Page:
“Militarizing our response, as we witnessed in Washington, D.C., sets up a conflict — a false conflict — between the military and civilian society. It erodes the moral ground that ensures a trusted bond between men and women in uniform and the society they are sworn to protect, and of which they themselves are a part.  We must reject any thinking of our cities as a ‘battlespace’ that our uniformed military is called upon to ‘dominate.’”

Another former Secretary of Defense, William Perry, pointed out the treacherous flaw in Trump’s intentions.  “But in the United States, those who serve in the government and the military swear an oath to support the Constitution, not any individual,” Perry wrote. “That is what makes our nation great.”

Col. Andrew Bacevich weighed in on Trump’s violation of his oath to defend the Constitution and his clamor to direct active duty soldiers to abandon theirs:

“President Trump has put our troops in a terrible bind. Their highest obligation is to support and defend the Constitution of the United States. Yet they are also sworn to obey the orders of their commander in chief. Trump appears intent on forcing our men and women in uniform to choose one or the other: Do as I say, or honor the Constitution. This is both deeply unfair and profoundly dangerous.”

And after Trump repeated a false claim that he “fired” General Mattis, former White House Chief of Staff, General John Kelly, had to once again defend Mattis and set the record straight,

“The president did not fire him. He did not ask for his resignation,” Kelly said in an interview. “The president has clearly forgotten how it actually happened or is confused. The president tweeted a very positive tweet about Jim until he started to see on Fox News their interpretation of his letter. Then he got nasty. Jim Mattis is a honorable man.”

Chicago Mayor Lori Lightfoot, pushed back against Trump’s intentional tactic of conflating protest with the elements of criminal activity and violence that always infiltrate a demonstration:    

“Nobody is gonna sit and condone looting and violence. But to blanketly say as the president of the United States that you’re encouraging people to be shot in the street? That’s what I’m concerned about and, frankly, everyone should be concerned about that. That’s not leadership. That’s cowardice. That’s playing to a base with the biggest dog whistle possible.”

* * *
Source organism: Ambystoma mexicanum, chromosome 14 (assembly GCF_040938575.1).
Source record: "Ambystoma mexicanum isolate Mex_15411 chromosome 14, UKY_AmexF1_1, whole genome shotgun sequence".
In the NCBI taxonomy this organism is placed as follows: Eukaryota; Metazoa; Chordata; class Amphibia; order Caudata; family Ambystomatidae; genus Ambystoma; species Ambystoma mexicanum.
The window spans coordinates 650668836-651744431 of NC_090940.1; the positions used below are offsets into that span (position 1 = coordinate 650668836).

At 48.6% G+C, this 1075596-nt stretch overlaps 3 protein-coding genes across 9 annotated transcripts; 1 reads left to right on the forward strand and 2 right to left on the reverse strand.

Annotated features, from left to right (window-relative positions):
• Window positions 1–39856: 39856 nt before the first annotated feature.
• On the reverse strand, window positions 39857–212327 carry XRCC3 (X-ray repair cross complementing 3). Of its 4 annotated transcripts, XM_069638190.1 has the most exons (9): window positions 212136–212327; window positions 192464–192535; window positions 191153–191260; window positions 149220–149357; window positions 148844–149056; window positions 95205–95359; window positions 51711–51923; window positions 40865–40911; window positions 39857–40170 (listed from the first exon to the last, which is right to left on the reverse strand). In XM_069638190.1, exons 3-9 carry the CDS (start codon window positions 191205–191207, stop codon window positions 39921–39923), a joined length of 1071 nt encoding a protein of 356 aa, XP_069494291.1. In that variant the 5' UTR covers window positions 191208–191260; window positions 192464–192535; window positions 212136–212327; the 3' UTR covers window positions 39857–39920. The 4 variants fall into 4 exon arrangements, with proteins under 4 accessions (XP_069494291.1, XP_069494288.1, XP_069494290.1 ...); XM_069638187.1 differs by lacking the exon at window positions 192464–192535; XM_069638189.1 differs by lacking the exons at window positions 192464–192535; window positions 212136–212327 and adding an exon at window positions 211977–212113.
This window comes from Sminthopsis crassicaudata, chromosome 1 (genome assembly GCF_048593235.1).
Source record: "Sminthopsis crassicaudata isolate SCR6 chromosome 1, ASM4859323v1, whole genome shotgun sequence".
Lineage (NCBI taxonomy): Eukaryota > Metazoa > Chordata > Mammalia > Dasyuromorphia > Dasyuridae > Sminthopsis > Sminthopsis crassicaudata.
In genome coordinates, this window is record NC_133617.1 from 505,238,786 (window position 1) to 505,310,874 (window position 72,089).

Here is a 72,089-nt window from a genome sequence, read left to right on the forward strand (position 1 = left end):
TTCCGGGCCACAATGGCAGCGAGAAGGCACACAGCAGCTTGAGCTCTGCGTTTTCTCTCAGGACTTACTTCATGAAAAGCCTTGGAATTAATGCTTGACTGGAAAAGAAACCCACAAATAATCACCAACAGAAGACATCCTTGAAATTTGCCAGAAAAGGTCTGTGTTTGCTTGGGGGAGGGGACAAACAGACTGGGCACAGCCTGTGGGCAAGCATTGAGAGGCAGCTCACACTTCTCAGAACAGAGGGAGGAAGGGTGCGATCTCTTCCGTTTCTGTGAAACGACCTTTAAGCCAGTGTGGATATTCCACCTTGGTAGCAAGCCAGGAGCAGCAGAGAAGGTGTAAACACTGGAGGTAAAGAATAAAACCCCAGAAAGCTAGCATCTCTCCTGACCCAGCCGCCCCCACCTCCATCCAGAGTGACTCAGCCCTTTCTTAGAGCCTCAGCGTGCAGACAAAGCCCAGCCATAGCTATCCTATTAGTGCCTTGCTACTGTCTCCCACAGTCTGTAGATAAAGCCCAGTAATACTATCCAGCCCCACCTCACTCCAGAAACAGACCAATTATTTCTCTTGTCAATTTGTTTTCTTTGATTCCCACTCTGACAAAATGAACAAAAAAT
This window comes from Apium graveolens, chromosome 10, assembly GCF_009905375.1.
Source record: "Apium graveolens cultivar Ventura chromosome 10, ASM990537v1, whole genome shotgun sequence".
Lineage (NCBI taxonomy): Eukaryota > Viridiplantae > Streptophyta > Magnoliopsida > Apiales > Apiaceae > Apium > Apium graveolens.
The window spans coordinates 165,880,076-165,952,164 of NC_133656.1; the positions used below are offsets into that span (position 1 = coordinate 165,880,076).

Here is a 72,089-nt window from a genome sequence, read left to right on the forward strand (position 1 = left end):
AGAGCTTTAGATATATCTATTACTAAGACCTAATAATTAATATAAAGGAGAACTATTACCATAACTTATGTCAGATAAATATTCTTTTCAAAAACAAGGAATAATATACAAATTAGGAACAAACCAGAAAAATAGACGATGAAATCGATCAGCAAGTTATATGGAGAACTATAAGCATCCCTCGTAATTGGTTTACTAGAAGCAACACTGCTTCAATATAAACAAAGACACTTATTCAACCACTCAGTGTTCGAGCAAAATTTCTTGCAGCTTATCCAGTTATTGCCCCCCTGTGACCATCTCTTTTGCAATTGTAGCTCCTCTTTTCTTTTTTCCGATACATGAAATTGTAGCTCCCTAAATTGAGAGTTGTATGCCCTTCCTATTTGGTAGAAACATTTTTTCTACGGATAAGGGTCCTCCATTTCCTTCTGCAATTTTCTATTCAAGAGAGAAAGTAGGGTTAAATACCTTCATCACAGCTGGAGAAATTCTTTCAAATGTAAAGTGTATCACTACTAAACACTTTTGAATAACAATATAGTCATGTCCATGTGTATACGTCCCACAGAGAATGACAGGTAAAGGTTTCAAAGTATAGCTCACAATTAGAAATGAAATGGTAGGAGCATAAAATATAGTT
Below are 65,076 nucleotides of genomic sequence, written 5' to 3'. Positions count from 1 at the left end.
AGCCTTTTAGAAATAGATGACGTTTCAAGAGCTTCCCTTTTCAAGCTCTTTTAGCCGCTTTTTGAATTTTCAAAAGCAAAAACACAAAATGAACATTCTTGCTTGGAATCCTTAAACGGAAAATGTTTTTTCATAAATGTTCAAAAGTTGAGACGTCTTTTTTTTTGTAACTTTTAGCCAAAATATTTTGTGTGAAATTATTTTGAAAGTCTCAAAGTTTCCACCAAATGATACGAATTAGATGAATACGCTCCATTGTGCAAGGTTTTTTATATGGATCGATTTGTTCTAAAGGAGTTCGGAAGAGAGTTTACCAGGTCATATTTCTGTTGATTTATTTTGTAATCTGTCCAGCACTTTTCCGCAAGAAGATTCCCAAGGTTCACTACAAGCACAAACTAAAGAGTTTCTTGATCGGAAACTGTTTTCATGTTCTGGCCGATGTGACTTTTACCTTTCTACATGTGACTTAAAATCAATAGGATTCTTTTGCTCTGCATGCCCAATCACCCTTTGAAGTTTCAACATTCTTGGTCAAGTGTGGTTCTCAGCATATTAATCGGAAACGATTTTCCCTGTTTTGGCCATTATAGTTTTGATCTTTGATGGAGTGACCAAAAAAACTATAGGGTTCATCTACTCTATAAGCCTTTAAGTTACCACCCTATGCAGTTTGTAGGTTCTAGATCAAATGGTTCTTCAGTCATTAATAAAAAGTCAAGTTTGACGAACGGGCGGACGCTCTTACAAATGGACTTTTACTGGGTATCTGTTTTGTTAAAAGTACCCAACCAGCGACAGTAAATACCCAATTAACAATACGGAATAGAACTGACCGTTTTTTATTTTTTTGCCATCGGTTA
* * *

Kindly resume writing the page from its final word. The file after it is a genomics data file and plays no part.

Joe Biden hasn’t been silent on his assessment with what the response to George Floyd’s death should be and what’s wrong with Trump and his White House’s response to it:


Biden campaign spokesman Andrew Bates added, “The American people are crying out for leadership. Narcissism, fear, and smallness will never meet this moment, but Trump doesn’t know how to offer anything else.”

One facet that is ironic, among many, about the manner in which Trump has chosen to amp up the anger and provoke those who mourn George Floyd and the many other serial victims of police misconduct, is that spurring more unrest is quite likely to lead to another spike in COVID-19 cases and hence necessitate more disruption of the economy – Trump’s only conceivable lifeline to already slim re-election hopes.

“A second wave, whether now or in September, would obviously be a setback to the economic recovery and Trump’s reelection hopes,” said Republican strategist Alex Conant. “What Trump needs more than anything is a resurgence of consumer and business confidence. A second wave or prolonged civil unrest will undermine that.”

Many quotes are circulating about Trump’s immutable lack of courage necessary to step forward and demonstrate authentic leadership in this moment of crisis, but my favorite so far, comes from Timothy Denevi, writing in LitHub:

“Let’s not split hairs: Donald Trump is a coward. I don’t say this flippantly, or just to sound insulting, or as an expression of personal rage. I’m talking about the word in its truest sense: A person who lacks the courage to do or endure dangerous or unpleasant things… Its etymology dates back to the Latin cauda, translated as “tall,” which has been used over the years to describe a very specific state of being: the change that takes over an animal when, frightened, it becomes suddenly rigid and upright, its tail receding back between its legs…”